As is custom, Memorial Day calls upon us to honor those who gave their lives for our country — the soldiers, sailors, Marines and airmen and women who made the ultimate sacrifice in all of America’s wars and conflicts over the centuries.
We salute them yet again in hopes that their service and courage will never be forgotten, just as, on another day, we summon the memory of those who perished in the Holocaust, so that their suffering — and the crucial lessons that suffering imparts — will never be lost to time.
In this troubled and uncertain year, we are called upon again to remember the names added to those tragic lists — the first responders, doctors, nurses, paramedics, police, firefighters, grocery workers and many others — who have put themselves in harm’s way and perished. They died to protect us from the deadly virus threatening us all.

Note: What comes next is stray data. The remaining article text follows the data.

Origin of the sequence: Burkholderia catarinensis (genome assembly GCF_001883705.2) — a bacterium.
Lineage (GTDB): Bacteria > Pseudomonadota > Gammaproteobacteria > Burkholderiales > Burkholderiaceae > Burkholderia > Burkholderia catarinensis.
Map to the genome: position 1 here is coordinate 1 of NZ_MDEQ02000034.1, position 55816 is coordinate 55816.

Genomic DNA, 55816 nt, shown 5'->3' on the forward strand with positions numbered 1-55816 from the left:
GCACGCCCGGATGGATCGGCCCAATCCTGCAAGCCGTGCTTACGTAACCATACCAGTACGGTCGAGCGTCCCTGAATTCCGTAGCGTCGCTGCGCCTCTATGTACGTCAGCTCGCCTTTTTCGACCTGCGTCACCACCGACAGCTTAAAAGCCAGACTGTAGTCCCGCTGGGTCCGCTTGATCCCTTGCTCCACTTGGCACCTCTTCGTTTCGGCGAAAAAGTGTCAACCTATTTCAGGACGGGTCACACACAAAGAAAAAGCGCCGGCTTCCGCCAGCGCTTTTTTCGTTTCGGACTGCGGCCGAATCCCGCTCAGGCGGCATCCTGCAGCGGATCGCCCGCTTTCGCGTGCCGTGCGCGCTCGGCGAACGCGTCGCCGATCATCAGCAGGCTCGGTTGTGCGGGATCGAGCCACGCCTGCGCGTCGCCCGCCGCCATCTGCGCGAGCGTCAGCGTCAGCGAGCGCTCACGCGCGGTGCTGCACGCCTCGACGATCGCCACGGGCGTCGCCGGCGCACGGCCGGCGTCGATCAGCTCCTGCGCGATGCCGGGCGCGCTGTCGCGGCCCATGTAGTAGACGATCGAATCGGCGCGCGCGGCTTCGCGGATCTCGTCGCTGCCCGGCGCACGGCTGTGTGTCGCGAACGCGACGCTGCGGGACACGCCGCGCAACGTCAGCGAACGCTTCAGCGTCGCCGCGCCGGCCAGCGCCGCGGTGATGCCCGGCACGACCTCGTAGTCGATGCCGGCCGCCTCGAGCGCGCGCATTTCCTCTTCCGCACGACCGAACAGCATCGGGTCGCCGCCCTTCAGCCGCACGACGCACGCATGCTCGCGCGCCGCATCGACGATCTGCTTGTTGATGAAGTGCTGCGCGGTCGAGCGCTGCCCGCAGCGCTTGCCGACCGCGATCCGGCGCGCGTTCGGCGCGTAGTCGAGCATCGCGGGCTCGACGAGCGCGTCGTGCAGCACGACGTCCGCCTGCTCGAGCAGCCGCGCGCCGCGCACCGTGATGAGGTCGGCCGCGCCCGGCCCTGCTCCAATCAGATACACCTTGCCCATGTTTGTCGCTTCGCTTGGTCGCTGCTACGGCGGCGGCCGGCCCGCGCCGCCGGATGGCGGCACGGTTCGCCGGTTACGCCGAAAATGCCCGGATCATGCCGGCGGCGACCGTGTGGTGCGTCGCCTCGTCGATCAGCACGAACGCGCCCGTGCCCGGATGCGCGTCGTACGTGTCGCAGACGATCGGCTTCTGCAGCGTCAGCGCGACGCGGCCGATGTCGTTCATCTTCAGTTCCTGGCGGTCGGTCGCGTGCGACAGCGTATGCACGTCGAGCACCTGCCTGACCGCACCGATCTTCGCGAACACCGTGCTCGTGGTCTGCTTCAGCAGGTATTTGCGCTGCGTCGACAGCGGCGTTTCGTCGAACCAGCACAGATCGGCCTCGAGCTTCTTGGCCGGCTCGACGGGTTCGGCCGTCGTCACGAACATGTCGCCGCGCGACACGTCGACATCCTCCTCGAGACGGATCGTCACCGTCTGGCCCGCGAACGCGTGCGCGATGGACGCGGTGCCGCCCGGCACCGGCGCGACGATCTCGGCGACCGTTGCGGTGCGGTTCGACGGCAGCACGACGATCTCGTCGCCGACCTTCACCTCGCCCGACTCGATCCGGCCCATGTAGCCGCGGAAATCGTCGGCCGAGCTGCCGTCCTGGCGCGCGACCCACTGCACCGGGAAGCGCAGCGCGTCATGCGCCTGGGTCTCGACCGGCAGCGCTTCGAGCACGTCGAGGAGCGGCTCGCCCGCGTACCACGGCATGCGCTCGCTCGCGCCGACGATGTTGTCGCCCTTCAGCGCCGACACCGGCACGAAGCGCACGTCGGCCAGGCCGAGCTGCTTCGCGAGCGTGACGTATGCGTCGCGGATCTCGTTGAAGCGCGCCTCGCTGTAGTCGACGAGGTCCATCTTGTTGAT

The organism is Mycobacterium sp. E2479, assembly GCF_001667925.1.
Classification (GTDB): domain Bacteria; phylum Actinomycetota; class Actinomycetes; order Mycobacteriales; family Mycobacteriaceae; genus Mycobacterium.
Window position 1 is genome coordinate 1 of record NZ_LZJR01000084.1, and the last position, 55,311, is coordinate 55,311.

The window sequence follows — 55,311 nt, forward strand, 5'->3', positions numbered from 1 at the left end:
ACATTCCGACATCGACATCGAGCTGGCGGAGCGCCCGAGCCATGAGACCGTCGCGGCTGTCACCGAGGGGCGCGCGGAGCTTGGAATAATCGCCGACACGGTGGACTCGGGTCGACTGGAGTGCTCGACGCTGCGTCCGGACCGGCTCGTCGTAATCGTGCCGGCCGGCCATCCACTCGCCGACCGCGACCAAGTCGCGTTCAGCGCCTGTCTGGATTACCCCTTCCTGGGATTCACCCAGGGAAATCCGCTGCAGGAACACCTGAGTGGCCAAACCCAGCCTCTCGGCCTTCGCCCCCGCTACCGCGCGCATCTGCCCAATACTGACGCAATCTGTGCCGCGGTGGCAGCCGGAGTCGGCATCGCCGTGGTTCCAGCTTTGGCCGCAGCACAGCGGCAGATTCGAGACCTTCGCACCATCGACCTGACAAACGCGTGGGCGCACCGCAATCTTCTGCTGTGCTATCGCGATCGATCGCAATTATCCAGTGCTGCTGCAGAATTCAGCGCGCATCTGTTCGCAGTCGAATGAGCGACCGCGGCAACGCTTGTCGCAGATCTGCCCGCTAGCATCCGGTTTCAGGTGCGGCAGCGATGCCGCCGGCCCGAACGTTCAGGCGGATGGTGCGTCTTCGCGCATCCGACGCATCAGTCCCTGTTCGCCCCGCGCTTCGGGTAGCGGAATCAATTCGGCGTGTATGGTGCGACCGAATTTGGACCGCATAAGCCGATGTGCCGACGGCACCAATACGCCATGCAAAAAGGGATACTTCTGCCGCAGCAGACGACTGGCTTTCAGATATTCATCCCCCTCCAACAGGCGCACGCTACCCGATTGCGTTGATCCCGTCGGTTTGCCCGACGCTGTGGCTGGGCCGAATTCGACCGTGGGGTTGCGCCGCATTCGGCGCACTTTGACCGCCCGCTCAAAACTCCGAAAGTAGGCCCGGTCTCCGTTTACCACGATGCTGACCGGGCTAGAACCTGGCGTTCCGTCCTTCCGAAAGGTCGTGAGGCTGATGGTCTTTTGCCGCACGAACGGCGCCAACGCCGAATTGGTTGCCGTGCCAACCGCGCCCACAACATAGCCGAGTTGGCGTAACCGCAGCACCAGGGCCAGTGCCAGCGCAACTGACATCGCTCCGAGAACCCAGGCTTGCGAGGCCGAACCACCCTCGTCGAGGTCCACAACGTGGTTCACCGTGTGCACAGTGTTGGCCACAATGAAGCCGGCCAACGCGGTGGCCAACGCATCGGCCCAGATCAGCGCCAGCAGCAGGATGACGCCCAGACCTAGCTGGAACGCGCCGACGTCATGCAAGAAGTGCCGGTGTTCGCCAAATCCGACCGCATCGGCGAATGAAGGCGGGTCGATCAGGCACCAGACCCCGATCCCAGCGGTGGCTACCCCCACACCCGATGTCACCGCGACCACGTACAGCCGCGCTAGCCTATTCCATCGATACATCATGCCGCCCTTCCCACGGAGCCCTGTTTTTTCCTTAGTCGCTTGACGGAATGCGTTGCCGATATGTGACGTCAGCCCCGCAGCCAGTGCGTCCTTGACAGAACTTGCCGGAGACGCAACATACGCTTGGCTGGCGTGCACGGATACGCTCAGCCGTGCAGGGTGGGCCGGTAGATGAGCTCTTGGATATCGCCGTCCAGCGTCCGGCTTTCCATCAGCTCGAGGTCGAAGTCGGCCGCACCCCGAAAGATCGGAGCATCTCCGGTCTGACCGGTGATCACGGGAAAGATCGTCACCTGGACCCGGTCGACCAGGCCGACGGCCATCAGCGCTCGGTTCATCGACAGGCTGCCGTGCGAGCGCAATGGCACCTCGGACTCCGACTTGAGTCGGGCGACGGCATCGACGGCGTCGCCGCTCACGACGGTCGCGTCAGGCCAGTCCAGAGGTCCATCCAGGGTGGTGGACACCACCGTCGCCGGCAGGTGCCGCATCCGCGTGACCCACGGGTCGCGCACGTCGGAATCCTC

They, too, in waging a war on our behalf, remind us of the sacrifices upon which our country was founded and built. Let us include them, too, in our prayers and gratitude this Memorial Day.
This year there will be a more pristine Memorial Day, like it used to be. There will be far fewer parties and barbecues that have nothing to do with the origin and purpose of the day. There will be more time for people to reflect on the meaning of this day, more opportunity to treat it as it once was and always should be.
In the countless lessons and changes that we shall derive from this coronavirus era, we may count one as unequivocally positive: the pure remembrance of those who gave their lives so that we could live.
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